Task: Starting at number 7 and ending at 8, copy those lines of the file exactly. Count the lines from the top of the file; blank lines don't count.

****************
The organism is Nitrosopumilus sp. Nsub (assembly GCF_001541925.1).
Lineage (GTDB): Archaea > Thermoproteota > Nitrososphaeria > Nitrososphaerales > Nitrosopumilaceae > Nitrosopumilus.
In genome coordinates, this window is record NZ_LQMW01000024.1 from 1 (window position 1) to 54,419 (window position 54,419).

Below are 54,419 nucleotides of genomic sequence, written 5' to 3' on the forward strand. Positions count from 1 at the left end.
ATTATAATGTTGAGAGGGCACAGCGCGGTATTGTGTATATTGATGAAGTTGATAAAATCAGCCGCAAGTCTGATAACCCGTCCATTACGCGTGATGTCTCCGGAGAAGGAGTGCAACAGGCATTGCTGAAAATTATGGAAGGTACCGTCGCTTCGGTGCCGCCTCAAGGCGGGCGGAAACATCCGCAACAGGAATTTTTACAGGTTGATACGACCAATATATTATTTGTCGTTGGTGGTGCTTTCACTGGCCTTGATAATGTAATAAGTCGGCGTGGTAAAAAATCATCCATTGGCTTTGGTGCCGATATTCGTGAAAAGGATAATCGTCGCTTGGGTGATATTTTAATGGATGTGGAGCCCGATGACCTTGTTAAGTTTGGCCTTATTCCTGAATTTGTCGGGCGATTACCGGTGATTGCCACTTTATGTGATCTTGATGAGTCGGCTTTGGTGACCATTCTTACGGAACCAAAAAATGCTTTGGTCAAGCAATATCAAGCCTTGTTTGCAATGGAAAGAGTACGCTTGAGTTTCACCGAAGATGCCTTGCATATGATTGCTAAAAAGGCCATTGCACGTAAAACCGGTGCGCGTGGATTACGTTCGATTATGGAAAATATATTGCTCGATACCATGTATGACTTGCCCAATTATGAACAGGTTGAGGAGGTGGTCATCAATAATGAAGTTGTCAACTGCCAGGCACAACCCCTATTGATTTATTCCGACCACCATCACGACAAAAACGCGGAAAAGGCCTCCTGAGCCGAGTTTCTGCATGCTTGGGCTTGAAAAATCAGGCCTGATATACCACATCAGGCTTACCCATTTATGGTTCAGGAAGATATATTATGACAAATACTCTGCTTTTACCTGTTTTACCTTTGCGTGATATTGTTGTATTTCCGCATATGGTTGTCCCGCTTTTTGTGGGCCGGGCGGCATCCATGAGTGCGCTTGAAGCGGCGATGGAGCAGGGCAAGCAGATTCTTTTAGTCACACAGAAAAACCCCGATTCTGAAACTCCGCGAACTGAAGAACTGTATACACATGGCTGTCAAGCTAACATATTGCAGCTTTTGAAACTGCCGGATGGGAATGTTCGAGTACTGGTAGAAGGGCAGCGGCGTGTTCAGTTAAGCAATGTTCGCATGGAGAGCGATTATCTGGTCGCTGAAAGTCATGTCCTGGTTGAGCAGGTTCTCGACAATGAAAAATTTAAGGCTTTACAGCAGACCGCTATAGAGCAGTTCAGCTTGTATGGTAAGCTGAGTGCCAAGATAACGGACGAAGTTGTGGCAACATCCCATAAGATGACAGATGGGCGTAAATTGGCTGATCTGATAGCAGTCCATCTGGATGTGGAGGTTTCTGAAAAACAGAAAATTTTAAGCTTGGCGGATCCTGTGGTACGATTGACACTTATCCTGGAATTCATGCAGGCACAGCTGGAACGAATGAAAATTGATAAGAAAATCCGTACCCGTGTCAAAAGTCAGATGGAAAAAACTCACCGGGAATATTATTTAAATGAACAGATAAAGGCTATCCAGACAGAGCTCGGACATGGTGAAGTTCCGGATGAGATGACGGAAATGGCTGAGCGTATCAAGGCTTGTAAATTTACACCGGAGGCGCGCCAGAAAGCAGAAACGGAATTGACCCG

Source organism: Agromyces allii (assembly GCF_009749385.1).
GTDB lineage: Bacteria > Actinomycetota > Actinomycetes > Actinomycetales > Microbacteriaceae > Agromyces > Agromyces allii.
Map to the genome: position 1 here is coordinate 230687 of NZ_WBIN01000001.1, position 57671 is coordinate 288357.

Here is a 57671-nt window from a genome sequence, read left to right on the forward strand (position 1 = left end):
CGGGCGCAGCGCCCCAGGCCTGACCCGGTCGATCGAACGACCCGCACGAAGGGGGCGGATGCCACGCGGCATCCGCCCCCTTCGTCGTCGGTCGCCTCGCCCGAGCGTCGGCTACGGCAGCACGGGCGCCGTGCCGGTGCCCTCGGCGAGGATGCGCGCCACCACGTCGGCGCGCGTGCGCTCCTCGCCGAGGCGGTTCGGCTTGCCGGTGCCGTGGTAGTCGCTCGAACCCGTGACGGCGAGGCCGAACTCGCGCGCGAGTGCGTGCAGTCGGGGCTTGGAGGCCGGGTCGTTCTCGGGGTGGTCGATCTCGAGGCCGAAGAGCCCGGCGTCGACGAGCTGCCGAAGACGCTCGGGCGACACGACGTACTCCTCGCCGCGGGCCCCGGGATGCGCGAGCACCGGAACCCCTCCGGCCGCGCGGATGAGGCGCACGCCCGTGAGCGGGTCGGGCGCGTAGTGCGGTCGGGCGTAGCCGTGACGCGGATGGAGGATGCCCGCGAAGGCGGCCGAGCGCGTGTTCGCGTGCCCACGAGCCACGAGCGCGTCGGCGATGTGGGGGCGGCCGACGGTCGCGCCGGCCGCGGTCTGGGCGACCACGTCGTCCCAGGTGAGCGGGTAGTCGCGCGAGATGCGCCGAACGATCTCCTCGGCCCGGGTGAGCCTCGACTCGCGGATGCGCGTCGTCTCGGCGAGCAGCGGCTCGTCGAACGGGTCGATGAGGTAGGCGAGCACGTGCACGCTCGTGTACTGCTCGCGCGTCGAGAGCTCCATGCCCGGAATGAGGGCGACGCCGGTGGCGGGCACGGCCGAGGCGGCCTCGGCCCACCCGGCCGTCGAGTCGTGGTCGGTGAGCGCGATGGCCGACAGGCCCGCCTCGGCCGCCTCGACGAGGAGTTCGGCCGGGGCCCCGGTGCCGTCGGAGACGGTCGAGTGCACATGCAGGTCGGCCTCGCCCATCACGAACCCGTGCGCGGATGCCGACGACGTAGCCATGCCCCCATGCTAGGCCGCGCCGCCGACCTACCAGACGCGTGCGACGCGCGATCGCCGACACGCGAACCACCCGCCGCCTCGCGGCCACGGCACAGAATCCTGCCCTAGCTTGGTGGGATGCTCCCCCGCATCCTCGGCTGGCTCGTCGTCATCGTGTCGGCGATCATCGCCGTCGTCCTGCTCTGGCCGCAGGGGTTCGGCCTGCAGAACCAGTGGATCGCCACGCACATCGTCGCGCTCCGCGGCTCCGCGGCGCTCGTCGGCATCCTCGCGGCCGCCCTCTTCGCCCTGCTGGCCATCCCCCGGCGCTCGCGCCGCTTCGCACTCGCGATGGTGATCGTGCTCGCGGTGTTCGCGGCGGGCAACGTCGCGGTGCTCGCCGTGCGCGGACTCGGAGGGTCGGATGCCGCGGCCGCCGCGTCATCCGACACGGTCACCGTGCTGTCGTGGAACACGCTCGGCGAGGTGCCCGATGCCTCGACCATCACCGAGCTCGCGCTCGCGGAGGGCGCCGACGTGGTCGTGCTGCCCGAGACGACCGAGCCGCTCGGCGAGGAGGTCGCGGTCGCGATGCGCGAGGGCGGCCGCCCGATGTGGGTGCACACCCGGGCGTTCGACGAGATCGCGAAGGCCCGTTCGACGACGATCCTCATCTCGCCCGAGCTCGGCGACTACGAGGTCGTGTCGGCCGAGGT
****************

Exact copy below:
GTDB lineage: Bacteria > Actinomycetota > Actinomycetes > Actinomycetales > Microbacteriaceae > Agromyces > Agromyces allii.
Map to the genome: position 1 here is coordinate 230687 of NZ_WBIN01000001.1, position 57671 is coordinate 288357.